The South China Sea’s hydrocarbon resources are hotly contested though its reserves are unproven. While their potential economic benefit may be considerable, their foremost significance is political, as their division has implications for sovereignty and fundamental law of the sea principles. Exploration frictions have deepened geopolitical fault lines. Competition once framed by verbal warnings and diplomatic pressure today frequently takes the form of physical confrontation. By the INTERNATIONAL CRISIS GROUP.
Christine Lagarde has been endorsed to serve a second five-year term as managing director of the International Monetary Fund. The endorsement, by the British Chancellor of the Exchequer, George Osborne, came almost immediately after the IMF announced the start of a three-week nominating period for candidates. Lagarde’s current five-year term ends in July, and she is widely considered a sure bet for the second mandate. By ISMAIL LAGARDIEN.
Over the past year, violent extremist movements have made striking gains. ISIS has consolidated its control over a large swathe of Iraq and Syria, attracting tens of thousands of foreigners, establishing footholds elsewhere, and perpetrating terrorist attacks across the Middle East and beyond. Al Qaeda affiliates from Yemen to Syria to Somalia appear resilient, in some cases stronger than ever. ISIS’s attacks in the West – apparently centrally coordinated in the case of Paris, perpetrated by lone wolves elsewhere – have upped pressure on Western powers to respond more forcefully. Certainly, more can be done to fight ISIS. But any action must be informed by an accurate diagnosis of the problem and must avoid the mistakes of the past. By JEAN-MARIE GUÉHENNO for the INTERNATIONAL CRISIS GROUP.
Below is an excerpt from “Diary of My South African Years”. The “Diary” includes various notes, fragments, unfinished texts (some of them hand written), public interventions, interviews and other material accumulated over many years. The excerpt published here was written last year. It is not a formal analysis of current events. It is an exercise in sympathetic critique, a tradition of reading one’s own times that is much rooted in various versions of Black and Jewish thought. By ACHILLE MBEMBE.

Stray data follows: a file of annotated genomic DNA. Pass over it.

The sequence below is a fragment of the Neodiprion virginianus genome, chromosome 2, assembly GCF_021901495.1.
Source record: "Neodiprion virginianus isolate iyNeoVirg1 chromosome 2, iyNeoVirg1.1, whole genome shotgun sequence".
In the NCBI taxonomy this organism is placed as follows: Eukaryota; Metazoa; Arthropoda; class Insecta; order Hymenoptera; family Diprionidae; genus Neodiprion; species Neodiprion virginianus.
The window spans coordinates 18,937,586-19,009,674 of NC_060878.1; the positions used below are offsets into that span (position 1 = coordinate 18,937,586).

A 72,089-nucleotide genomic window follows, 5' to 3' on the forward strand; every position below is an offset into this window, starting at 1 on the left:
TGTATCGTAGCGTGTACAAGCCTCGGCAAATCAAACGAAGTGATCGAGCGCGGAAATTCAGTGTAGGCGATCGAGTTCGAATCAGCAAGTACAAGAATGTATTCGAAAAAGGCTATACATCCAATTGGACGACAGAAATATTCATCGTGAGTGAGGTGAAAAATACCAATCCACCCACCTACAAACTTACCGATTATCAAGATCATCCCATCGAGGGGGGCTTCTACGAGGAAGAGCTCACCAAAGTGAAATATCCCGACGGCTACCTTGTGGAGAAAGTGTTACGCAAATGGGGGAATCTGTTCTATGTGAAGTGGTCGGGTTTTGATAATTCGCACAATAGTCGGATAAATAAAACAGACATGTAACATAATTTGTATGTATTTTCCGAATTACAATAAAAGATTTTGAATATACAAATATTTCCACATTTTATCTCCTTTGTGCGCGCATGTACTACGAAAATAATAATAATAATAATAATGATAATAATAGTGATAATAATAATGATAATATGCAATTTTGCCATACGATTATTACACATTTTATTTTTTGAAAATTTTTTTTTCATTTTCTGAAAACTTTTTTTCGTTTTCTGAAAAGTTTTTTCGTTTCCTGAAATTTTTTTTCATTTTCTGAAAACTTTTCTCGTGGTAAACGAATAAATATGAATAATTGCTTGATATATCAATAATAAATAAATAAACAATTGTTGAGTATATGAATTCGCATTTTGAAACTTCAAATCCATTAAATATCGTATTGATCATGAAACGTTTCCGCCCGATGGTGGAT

Wealth is simply not trickling down; it is being sucked up by a powerful and wealthy minority. Once there, an elaborate system of tax havens and an industry of wealth managers ensure that it stays there – far from the reach of ordinary citizens and their governments. This has to be stopped. By WINNIE BYANYIMA.
The Mexican public remain deeply sceptical about the state, and its ability stamp out drug-related crime and violence in the country. An estimated 63% of people surveyed said Joaquín Guzmán Loera’s own mistakes led to his re-arrest, only 29% believed that the state should take credit for the arrest. In general, most of the population have not changed their view of the government, and have almost no confidence in security forces. By MARY SPECK for the INTERNATIONAL CRISIS GROUP.